No doubt it's pointless now, almost 500 years after the start of the Protestant Reformation, to suggest it shouldn't and needn't have happened. What's done is done.
Still, evidence that more generous and accommodating thought and actions in the early 1500s might have prevented the breakup can be found in the fact that today, Catholics and Lutherans have agreed to commemorate the start of the Reformation without rancor or additional insults.
A joint document recently produced by the Vatican and the Lutheran World Federation acknowledges this present reality: "Lutherans and Catholics today enjoy a growth in mutual understanding, cooperation, and respect. They have come to acknowledge that more unites than divides them: above all, common faith in the Triune God and the revelation in Jesus Christ, as well as recognition of the basic truths of the doctrine of justification."
We should not, however, look for an immediate merging of Catholic and Protestant churches into one unified body. If that ever happens, it's a long way off. Indeed, there is something to be said for the richness of the different theological and ecclesial styles found in the various branches on Christianity -- Catholic, Protestant, Orthodox and others.
It would be a shame to lose that richness for the sake of the idol of uniformity. And the fact is that Protestantism itself is so completely atomized as to make any kind of Protestant-Catholic unification seem a pipe dream. Heck, we Presbyterians are having enough trouble just trying to keep our own house together, much less imagining a merger first with the rest of Protestantism then with Catholicism.
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And yet there is much to celebrate in the Catholic-Lutheran dialogue that has brought the Vatican and the World Lutheran Federation to this point. This joint journey did not begin last week. Far from it. As the newly released document notes:
"Already the 450th anniversary of the Augsburg Confession in 1980 offered both Lutherans and Catholics the opportunity to develop a common understanding of the foundational truths of the faith by pointing to Jesus Christ as the living center of our Christian faith. On the 500th anniversary of Martin Luther's birth in 1983, the international dialogue between Roman Catholics and Lutherans jointly affirmed a number of Luther's essential concerns."
Additional steps between then and now have prepared the ground for this joint and civil observation of the 500th anniversary of Luther nailing his 95 theses to the cathedral door in Wittenberg, Germany.
The question, of course, is whether all this is merely the product of high-level church officials with not much relevance for or connection to the people in the pews. So far, we don't know how to answer that except to say that probably a survey of any Catholic or Lutheran congregation would find only a tiny minority of members aware of the status of this relationship.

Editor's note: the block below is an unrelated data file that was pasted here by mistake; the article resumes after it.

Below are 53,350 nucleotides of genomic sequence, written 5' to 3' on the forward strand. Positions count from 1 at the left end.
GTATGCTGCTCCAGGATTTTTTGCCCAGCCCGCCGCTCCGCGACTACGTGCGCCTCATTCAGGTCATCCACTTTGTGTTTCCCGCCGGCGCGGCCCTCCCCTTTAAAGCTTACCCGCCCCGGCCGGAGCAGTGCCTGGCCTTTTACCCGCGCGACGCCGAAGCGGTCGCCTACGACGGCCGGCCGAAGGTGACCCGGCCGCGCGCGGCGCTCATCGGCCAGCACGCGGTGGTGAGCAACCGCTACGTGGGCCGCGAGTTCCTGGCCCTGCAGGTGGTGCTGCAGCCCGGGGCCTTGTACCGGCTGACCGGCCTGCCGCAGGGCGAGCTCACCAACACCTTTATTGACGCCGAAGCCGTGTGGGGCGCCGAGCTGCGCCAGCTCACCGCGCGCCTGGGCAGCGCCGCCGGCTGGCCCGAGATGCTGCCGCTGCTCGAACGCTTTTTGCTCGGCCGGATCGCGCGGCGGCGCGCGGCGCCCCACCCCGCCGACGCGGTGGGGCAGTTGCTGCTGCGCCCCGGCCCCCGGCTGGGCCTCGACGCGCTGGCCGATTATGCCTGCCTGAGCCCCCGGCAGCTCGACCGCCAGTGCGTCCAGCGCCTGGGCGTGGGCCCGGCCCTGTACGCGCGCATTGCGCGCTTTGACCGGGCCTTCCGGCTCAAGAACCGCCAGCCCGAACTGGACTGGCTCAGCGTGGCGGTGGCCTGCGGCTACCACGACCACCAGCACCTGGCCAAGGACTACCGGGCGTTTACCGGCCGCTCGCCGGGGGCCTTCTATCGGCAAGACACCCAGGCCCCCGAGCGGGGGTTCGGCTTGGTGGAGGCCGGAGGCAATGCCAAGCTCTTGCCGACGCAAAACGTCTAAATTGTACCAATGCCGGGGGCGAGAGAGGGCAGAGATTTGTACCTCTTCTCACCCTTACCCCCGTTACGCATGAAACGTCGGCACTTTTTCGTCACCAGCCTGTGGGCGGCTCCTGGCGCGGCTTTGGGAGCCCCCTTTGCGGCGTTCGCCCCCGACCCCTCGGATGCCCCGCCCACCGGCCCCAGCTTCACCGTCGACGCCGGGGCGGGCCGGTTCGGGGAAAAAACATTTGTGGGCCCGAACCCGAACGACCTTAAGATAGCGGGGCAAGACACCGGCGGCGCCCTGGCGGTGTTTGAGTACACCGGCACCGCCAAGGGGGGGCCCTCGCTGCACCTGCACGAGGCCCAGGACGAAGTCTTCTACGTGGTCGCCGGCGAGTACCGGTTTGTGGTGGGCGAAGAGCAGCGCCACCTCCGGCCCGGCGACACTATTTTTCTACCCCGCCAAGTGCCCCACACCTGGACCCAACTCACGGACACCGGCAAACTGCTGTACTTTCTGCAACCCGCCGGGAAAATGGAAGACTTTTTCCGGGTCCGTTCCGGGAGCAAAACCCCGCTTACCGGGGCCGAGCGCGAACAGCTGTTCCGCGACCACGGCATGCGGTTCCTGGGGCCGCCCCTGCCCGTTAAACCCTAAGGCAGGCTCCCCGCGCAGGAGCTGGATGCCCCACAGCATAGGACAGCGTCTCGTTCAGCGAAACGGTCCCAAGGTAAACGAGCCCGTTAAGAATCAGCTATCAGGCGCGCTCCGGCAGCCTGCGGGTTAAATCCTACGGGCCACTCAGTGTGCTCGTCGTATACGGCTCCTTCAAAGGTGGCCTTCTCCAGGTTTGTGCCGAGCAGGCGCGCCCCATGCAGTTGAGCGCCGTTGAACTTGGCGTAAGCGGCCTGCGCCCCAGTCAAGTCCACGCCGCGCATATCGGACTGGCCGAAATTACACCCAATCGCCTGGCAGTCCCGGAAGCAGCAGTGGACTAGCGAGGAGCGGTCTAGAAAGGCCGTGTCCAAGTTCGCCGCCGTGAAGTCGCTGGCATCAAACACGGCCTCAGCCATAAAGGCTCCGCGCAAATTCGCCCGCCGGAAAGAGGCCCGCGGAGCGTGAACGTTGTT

Indeed, that points to the ongoing problem of the theological education of church members. It seems that often, people's study of the Bible and issues of theology ends in their adolescent years, and though they may be regular attenders of worship, they are often biblically illiterate and woefully uninformed about what seminaries are teaching the future members of the clergy.
And as for such matters as this Catholic-Lutheran dialogue, media coverage usually is so limited that only a few people grasp either its importance or even its existence. NCR published the Religion News Service piece about the new statement in the July 5-18 print edition, but coverage in most of the traditional nonreligious press has been scarce.
And yet because several years remain before the 2017 anniversary of Luther's Wittenberg action, there's still plenty of time for individual Catholic and Lutheran congregations to work together to create local events that would educate members and become a model for a richer and broader ecumenical relationship. Will your congregation take the lead? Google the Lutherans. They're easy to find.
[Bill Tammeus, a Presbyterian elder and former award-winning faith columnist for The Kansas City Star, writes the daily "Faith Matters" blog for the Star's website and a monthly column for The Presbyterian Outlook. His latest book, co-authored with Rabbi Jacques Cukierkorn, is They Were Just People: Stories of Rescue in Poland During the Holocaust. Email him at firstname.lastname@example.org.]
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